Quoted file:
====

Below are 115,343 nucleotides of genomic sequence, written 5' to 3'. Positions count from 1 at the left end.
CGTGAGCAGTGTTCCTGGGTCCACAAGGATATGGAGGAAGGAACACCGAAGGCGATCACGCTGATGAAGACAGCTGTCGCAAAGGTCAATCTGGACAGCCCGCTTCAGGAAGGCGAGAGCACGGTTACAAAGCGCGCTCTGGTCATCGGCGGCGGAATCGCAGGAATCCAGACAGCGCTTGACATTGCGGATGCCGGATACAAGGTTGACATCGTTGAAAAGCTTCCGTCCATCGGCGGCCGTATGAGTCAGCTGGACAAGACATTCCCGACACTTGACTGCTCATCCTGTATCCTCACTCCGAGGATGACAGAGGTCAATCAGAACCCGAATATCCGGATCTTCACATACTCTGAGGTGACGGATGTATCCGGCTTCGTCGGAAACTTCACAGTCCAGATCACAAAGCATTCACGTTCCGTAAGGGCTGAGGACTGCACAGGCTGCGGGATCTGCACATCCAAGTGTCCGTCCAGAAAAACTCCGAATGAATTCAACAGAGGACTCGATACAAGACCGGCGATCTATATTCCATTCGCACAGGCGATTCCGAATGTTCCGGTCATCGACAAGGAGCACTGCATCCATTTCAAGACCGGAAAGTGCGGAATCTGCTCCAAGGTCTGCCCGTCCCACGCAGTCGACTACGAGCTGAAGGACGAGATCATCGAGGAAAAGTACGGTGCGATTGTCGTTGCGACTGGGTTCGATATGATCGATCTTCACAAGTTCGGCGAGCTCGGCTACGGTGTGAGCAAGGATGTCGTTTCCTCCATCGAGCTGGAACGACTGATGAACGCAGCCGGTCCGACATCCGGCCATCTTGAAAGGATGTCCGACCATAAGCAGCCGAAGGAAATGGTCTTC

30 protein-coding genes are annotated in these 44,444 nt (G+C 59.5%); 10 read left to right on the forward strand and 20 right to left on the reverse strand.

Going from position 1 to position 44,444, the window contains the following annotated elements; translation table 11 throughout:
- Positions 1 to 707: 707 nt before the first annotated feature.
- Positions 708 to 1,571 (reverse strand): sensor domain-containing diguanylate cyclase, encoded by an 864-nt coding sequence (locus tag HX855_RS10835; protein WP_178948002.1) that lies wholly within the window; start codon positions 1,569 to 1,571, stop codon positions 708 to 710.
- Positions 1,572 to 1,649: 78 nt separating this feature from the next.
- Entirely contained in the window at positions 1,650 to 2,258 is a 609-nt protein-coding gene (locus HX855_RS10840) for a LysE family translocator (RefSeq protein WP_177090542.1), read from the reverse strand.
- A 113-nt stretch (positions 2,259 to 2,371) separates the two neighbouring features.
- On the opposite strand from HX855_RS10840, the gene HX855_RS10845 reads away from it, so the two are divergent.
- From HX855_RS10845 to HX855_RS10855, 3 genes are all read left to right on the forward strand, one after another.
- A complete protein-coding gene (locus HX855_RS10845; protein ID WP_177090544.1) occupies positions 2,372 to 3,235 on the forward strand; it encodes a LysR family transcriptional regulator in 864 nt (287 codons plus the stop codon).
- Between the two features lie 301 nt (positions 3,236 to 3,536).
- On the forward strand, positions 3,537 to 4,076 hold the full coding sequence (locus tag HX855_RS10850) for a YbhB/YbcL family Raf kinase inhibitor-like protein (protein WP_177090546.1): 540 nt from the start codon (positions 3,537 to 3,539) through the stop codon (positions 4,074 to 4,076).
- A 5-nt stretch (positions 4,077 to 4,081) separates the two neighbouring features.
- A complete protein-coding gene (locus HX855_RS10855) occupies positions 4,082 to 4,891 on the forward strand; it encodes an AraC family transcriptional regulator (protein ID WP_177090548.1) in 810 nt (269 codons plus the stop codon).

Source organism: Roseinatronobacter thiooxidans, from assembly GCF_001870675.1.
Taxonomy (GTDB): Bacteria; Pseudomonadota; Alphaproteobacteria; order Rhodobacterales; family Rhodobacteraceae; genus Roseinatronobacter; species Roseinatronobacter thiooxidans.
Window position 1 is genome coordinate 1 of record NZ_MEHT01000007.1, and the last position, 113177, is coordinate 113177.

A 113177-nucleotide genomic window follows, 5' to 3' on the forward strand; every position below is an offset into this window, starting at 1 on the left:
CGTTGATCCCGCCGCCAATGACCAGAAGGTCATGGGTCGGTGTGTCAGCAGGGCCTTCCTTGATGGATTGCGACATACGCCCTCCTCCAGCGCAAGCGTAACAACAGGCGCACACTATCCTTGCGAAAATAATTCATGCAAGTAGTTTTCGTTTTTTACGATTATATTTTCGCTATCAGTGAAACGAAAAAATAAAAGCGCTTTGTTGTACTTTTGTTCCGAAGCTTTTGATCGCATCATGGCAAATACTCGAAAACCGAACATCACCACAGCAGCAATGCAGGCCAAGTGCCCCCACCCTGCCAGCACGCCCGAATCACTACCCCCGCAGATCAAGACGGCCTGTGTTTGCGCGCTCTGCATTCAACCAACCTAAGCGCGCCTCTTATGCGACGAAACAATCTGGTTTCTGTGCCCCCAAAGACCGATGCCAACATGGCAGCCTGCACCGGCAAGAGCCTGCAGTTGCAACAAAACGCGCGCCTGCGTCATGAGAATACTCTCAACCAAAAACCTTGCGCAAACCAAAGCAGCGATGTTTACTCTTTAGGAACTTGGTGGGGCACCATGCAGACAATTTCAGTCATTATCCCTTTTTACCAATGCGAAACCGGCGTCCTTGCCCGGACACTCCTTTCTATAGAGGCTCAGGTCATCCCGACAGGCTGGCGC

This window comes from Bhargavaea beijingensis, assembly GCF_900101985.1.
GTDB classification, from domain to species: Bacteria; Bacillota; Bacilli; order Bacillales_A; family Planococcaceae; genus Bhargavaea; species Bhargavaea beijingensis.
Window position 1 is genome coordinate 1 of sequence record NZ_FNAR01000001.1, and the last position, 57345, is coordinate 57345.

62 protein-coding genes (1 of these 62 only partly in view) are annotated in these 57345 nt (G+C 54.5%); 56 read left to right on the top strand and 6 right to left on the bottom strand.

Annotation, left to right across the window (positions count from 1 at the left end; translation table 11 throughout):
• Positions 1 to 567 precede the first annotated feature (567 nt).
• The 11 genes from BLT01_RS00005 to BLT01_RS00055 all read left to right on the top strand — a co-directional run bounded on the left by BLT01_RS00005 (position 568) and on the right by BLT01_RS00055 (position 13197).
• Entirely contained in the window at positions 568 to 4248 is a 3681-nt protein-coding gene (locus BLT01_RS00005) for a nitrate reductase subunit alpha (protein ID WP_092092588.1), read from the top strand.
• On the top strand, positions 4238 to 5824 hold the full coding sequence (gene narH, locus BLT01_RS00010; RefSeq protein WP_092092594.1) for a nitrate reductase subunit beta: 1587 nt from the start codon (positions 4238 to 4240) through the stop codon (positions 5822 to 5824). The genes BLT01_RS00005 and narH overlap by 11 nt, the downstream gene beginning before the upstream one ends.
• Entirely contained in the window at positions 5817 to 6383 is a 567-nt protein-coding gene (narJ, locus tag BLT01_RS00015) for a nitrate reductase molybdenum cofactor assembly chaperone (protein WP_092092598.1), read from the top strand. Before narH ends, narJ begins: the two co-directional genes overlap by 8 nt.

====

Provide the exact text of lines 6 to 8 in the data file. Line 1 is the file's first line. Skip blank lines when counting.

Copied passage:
- Positions 708 to 1,571 (reverse strand): sensor domain-containing diguanylate cyclase, encoded by an 864-nt coding sequence (locus tag HX855_RS10835; protein WP_178948002.1) that lies wholly within the window; start codon positions 1,569 to 1,571, stop codon positions 708 to 710.
- Positions 1,572 to 1,649: 78 nt separating this feature from the next.
- Entirely contained in the window at positions 1,650 to 2,258 is a 609-nt protein-coding gene (locus HX855_RS10840) for a LysE family translocator (RefSeq protein WP_177090542.1), read from the reverse strand.